Even before the Keller Independent School District board meeting on May 24, tensions were high in the Fort Worth suburban district, and plenty of security and law enforcement officers were in attendance. 

As citizens gathered for the meeting, resident Doug Wade was removed for not wearing a mask by Keller police and KISD security personnel—including one Keller police officer not wearing a mask herself.

“The on-site law enforcement was not interested in the KISD protocols and rules allowing [an] exemption to mask mandates for those with a medical exemption like myself and others,” Wade told Texas Scorecard. “They ignored the board’s written guidance I presented and instead forcibly expelled me without any legal justification, which I repeatedly requested.” 

“I took the video to show the tyrannical insights to how Keller ISD operates inside the meetings as well as inside the schools,” said Trevor Burke. “They have shown that medical exemption doctors’ notes do not matter, and religious freedoms do not matter. Only they matter—as this video shows this.” 

During the meeting, district employees actively monitored mask-wearing, making citizens readjust their masks if they were not worn properly. 

Many citizens were concerned with several board policy changes, including one that would limit the amount of time that citizens may speak. Currently, citizens are allowed to speak for five minutes. The new policy would limit it to three minutes for 10 or fewer speakers and two minutes for more than 10. 

“They’re coming to the board to share their opinions on certain matters. Is that a sufficient time that is respectful to the public?” newly sworn-in board member Dr. Charles Randklev asked.

“Potentially, if we have 200 people coming to speak, if they each spoke for three minutes … you do the math,” Trustee Cindy Lotton explained to Randklev. 

“One misconception is that this board meeting is a meeting of this board in the public,” Lotton told Randklev. “It is not a public meeting. It’s for us to do our business. Do you see the difference?”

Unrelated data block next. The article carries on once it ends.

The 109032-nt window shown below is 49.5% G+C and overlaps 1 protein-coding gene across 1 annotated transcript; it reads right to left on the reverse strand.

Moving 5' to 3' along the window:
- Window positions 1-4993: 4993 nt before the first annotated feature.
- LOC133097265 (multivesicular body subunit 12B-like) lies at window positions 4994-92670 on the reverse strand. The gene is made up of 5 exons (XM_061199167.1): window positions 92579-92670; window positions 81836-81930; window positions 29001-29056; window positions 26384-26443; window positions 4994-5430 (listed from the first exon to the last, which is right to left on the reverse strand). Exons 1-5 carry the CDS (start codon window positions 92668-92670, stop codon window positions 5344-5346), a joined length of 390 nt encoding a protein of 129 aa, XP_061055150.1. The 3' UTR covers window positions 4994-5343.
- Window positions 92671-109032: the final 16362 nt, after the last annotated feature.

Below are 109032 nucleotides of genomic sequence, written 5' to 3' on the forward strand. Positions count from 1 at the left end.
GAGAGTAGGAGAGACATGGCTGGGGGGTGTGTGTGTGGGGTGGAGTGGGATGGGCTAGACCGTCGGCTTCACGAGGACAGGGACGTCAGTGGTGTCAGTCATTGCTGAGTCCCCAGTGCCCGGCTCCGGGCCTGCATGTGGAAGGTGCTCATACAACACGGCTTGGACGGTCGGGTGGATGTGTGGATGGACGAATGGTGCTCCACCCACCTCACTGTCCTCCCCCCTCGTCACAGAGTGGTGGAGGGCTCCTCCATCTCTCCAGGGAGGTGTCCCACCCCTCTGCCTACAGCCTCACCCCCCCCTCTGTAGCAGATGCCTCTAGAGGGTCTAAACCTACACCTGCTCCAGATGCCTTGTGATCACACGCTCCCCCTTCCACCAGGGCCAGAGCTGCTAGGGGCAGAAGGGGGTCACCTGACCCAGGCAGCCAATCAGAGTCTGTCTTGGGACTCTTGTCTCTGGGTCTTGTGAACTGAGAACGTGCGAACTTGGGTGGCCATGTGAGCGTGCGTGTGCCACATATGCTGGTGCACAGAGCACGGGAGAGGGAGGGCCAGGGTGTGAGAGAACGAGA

Parent Christine Molloy was outraged by Lotton’s statement. 

“I think the KISD board has forgotten who put them in their positions,” Molloy said. “Any time a publicly elected official tries to eliminate the voice of the people, it’s time to replace those officials.”  

Along with the policy change about the time to speak, the board changed several grievance process policies for educators, parents, students, and the public. 

These changes will affect how a person can fight an injustice, handle a complaint, or protect their job. New policy changes also give power solely to the superintendent to determine if a grievance is meritless, eliminating a potential hearing. 

The board approved all policy changes by a vote of 6-1, with Randklev being the lone dissenting vote.  

“Board members are elected to govern the district. These policy changes relegate too much power to the superintendent,” said Keller resident Kris Kittle. “The board would not be governing; the superintendent would be.” 

“It seems the board has forgotten who they report to: the voters,” Kittle added. “They were voted in, but they can be voted out.” 

The next Keller ISD board of trustees election will be held on May 7, 2022.

 

 

Tera Collum

Tera Collum has 13 years experience as a government and economics teacher in Texas public schools. She recently was the director of The Travis Institute of Educational Policy and Teachers for Texas.

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